Israeli Religious Services Ministry's Budget Jumped 60% During the Year

The budgets for erecting religious buildings, the provision of religious services and the construction of cemeteries more than doubled.

Chief Rabbinate-run conversion court in Jerusalem, May 23, 2004.
A file photo shows a Chief Rabbinate-run conversion court in Jerusalem. Eyal Warshavsky

The Religious Services Ministry’s budget increased by more than 60% since the beginning of 2016, and now totals 1.03 billion shekels ($268 million), versus the 641 million shekels allocated as of the beginning of the year. Since 2014, the ministry’s budget has more than doubled.

The figures come from a review by the Hiddush, an NGO dedicated to religious freedom in Israel.

As opposed to other ministries in Israel, the Religious Services Ministry’s budget will not be cut as part of the across-the-board 1.2 billion shekel budget cut approved this week.

The ministry’s budget for erecting religious buildings doubled this year, to 85.8 million shekels, and the religious services budget tripled, to 131 million shekels. Another 92 million shekels were added to build cemeteries –  an increase of 838%.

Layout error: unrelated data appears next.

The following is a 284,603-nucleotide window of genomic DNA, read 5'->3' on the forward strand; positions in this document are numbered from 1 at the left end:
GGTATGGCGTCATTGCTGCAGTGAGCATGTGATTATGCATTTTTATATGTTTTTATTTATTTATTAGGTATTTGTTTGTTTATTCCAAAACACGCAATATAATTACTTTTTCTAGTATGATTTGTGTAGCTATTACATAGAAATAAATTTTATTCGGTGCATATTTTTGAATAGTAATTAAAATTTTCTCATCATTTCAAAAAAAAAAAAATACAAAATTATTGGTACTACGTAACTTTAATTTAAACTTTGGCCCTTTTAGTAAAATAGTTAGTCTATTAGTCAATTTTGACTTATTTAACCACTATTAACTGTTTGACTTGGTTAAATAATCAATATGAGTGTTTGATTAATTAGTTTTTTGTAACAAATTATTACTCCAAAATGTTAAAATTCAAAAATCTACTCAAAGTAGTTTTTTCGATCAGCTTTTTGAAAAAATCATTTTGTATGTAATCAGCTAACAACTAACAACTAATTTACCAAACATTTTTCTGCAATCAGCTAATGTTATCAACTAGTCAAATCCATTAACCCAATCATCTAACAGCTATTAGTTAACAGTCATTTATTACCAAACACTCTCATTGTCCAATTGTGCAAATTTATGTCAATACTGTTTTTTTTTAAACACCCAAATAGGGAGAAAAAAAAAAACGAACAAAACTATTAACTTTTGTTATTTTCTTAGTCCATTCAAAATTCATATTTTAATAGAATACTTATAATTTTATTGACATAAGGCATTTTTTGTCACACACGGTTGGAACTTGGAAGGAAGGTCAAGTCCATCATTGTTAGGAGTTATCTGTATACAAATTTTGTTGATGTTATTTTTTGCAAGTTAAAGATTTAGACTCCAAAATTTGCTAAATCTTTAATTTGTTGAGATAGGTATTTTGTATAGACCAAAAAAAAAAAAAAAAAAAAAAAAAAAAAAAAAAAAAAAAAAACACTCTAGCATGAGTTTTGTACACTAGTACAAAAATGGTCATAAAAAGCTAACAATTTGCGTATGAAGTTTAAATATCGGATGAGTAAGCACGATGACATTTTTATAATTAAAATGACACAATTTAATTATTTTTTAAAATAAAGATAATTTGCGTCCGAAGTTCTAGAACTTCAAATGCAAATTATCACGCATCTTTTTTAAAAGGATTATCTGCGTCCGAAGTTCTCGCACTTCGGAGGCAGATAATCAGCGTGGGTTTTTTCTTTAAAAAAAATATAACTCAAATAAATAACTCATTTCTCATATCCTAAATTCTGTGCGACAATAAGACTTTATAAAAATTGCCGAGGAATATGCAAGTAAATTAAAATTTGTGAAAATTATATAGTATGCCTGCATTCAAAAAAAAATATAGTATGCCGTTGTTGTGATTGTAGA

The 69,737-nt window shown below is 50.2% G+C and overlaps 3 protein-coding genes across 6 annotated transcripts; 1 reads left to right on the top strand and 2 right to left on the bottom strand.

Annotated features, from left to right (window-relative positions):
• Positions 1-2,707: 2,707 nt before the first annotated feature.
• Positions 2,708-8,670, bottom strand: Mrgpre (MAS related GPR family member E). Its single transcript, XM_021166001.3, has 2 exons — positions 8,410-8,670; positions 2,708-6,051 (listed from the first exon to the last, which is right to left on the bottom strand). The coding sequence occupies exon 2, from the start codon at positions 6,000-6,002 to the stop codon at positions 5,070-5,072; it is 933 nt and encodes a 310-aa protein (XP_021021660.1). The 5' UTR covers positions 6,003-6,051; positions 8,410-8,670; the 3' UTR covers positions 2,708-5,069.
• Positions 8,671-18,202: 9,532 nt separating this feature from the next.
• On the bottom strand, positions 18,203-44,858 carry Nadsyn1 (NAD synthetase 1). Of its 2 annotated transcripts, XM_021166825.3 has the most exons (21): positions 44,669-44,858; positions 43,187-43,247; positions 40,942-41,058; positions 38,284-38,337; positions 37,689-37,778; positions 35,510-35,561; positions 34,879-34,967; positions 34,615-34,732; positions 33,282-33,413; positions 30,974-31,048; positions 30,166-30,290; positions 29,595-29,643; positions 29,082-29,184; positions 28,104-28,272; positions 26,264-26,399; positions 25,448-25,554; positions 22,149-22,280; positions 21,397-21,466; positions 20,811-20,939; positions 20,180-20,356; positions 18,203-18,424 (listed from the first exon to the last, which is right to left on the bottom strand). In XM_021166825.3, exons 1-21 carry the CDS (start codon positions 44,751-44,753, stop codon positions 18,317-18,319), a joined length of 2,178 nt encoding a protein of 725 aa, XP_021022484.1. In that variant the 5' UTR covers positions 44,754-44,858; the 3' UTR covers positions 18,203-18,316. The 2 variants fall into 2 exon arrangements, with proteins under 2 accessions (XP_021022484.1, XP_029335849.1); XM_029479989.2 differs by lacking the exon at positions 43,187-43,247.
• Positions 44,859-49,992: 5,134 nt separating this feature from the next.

The religious authorities’ budgets increased by 15% to 55 million shekels.

Meanwhile, the Chief Rabbinate’s budget increased by 64%, from 22 million shekels to 37 million shekels. The rabbinic courts’ budget increased by 40%, to 219 million shekels.

This year, the budget for conversions was transferred from the Religious Services Ministry to the Prime Minister’s Bureau, while the budget for the rabbinic courts was transferred from the Justice Ministry to the Religious Services Ministry.

In previous years, the Religious Services Ministry’s budget had also been expanded during the year. Last year, the budget was increased from 511 million shekels to 823 million over the course of the year, and in 2014 it increased from 384 million to 823 million shekels as well. Next year the ministry is being budgeted 659 million shekels.

Hiddush CEO Rabbi Uri Regev attributed the budgetary increases to the ultra-Orthodox parties pushing to take advantage of public funds, and secular political leaders giving in, contrary to the will of Israel’s majority, and at the expense of crucial social services.